MANILA, Philippines — While the country is now under low-risk classification for COVID-19 cases, it is still far from reaching pre-surge levels seen before April, the Department of Health (DOH) said Thursday night.
In an interview with “The Chiefs” on Cignal TV’s One News, DOH Undersecretary Maria Rosario Vergeire noted that the country was recording an average of 2,000 cases per day in December 2020 and January 2021.
“Our average now is around 5,000 cases per day nationally. I cannot yet say that we are already at the pre-surge level in April. We cannot compare those months and now,” she said.
According to Vergeire, the country is now considered at low risk for COVID-19 nationally based on various metrics identified by the government.
These metrics include the average daily attack rate (ADAR), two-week growth rate and health care utilization rate.
However, she underscored the need to “disaggregate according to areas” when doing risk classification.
“Areas have levels of increase (in COVID-19 cases) that are different from the national. But if you look at the national, we are really low risk,” Vergeire maintained.
Last Thursday, the DOH announced the Philippines’ eased classification as data indicated a slowdown in infections.
Data show that from June 24 to June 30, the national ADAR was 5,772, about half of the peak 10,845 ADAR recorded in April.
Metro Manila has recorded a slight uptick in new COVID-19 cases in the past week, OCTA Research said on Friday.
But OCTA fellow Guido David said the uptick may just be temporary and that “the trend will likely move downward again next week.”
In its latest report, OCTA said Metro Manila had an average of 686 new cases per day from June 25 to July 1, five percent higher than the average of 654 in the preceding week.
Eight local government units (LGUs) in the region recorded an increase in average daily new cases, with Makati logging the largest jump from 44 to 75 new cases per day last week.
Other LGUs that recorded an increase in average daily new cases include Manila (from 73 to 81), Las Piñas (40 to 50), Parañaque (39 to 44), Muntinlupa (30 to 31), Mandaluyong (18 to 22), San Juan (7 to 12) and Navotas (4 to 6).
Makati also had the highest incidence rate of 12 new cases per 100,000 individuals, above the high-risk threshold of 10 cases per 100,000 population.
Other LGUs were classified as either low or moderate risk.
Navotas, which recorded the lowest number of average new cases per day last week, also had the lowest incidence rate of 2.25.
In an interview with “The Chiefs” on One News last Tuesday, David said Metro Manila has almost reached a similar level before the surge earlier this year.
But he said the government and the general public should remain vigilant to ensure that the more infectious Delta variant would not spread in communities and trigger another surge.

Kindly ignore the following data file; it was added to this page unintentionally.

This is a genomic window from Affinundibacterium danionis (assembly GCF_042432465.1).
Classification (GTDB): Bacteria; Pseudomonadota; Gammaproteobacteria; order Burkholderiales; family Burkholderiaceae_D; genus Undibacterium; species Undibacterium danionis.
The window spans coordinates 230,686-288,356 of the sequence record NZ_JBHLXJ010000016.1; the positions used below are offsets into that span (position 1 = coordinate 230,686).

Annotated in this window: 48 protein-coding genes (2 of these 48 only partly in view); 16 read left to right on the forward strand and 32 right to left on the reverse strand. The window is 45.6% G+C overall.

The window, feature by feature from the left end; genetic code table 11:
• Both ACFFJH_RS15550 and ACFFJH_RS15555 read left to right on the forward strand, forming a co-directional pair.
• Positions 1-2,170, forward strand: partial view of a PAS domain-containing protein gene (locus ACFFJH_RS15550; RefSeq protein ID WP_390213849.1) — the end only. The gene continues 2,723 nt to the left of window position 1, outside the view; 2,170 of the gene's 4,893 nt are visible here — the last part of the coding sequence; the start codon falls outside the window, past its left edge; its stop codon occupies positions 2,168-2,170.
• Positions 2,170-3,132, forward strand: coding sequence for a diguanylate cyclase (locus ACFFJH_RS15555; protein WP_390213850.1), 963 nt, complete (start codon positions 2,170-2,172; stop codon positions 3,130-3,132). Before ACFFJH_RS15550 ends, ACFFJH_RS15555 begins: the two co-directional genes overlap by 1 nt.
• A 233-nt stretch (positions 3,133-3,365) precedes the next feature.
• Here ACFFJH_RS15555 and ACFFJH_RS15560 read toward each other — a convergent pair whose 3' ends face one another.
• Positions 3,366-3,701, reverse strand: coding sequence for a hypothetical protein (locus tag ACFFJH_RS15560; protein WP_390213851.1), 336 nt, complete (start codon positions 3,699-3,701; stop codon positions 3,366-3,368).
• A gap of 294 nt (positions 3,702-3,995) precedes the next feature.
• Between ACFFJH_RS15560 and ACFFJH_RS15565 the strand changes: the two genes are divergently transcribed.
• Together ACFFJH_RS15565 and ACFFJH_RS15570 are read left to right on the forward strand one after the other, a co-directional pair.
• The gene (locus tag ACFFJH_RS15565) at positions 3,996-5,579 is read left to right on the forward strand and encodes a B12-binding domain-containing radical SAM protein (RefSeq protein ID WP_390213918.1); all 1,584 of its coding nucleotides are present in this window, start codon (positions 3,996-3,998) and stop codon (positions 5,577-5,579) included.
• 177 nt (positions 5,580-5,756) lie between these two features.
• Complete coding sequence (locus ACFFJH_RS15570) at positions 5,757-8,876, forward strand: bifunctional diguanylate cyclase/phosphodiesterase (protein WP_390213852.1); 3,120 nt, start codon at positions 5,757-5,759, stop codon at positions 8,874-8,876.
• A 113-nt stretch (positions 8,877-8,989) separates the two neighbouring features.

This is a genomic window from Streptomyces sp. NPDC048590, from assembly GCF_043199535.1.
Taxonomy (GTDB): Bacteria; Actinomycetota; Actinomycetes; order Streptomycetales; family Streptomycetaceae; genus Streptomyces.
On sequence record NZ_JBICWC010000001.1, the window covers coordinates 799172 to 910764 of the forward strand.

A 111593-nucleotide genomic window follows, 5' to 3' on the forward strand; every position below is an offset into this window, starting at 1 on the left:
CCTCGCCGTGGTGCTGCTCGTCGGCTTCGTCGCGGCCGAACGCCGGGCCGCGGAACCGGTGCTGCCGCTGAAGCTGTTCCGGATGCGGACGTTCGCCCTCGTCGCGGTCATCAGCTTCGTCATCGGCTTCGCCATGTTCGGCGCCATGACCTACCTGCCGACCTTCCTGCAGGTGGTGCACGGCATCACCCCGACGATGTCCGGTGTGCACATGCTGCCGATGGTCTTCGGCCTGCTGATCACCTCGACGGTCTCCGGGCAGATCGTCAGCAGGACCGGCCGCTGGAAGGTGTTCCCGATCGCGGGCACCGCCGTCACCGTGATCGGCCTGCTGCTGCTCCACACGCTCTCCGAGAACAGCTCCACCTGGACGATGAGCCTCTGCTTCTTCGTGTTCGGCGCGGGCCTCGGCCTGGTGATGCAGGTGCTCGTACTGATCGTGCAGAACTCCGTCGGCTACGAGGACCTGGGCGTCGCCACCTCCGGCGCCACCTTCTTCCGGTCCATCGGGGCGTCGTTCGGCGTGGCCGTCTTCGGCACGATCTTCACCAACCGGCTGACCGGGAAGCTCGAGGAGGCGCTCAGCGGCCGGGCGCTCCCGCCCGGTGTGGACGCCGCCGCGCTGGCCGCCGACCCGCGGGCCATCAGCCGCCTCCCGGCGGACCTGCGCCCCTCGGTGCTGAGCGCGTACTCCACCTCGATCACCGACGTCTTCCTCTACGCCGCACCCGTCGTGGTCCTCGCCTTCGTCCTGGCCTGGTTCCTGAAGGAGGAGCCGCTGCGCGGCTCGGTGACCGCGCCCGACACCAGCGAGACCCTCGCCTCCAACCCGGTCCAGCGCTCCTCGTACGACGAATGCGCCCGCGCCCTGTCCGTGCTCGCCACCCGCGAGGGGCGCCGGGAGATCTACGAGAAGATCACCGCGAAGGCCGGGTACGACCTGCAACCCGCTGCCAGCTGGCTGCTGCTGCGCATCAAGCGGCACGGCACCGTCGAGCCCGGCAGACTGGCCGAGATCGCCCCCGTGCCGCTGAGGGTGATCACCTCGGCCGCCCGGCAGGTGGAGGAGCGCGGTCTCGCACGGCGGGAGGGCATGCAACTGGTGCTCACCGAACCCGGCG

“We’re almost there. We could be one to two weeks away from reaching pre-surge levels if our downward trend continues,” he said. “But if the Delta variant enters, then this will be the game changer… This is our biggest threat right now.”
33 M register for jabs
Over 33 million Filipinos have registered to get vaccinated against COVID-19, according to the Department of the Interior and Local Government (DILG).
The DILG said 33.349 million Filipinos have signed up for vaccination with their respective local government units nationwide.
Interior Secretary Eduardo Año said this uptrend in vaccination registration shows that vaccine hesitancy among the public is continuously decreasing in the country.
He lauded LGUs for their innovative solutions to incentivize vaccination among their constituents, which include raffling off cows, motorcycles, even a house and lot.
“Only through vaccination will we reach that certain level of population protection that will allow us to transition into the new normal and completely recover from the pandemic,” Año said.
Some LGUs are also providing other avenues for speedy vaccination, such as night-long, drive-thru or house-to-house vaccinations, free rides to sites and free meals and snacks.
LGUs are also providing cash incentives to senior citizens.
Año also commended private sector efforts to help augment the national vaccination program,
Some 200 private establishments will give discounts and freebies to those who have received their COVID-19 jabs under the Task Force T3’s (test, trace and treat) Smart Bakuna Benefits program.
Meanwhile, approximately one million AstraZeneca vaccines donated by the Japanese government will arrive in the country early this month, the Department of Foreign Affairs (DFA) said on Friday.
“The donation is a testament to the strong bilateral relationship between the Philippines and Japan, which encompasses a broad spectrum of engagements including this health cooperation initiative,” the DFA said.
“This commitment comes alongside high-level exchanges, the most recent of which was a phone call between President Duterte and Japanese Prime Minister Suga Yoshihide last May 19 when both leaders expressed solidarity in combatting the pandemic,” it said. – Janvic Mateo, Romina Cabrera, Helen Flores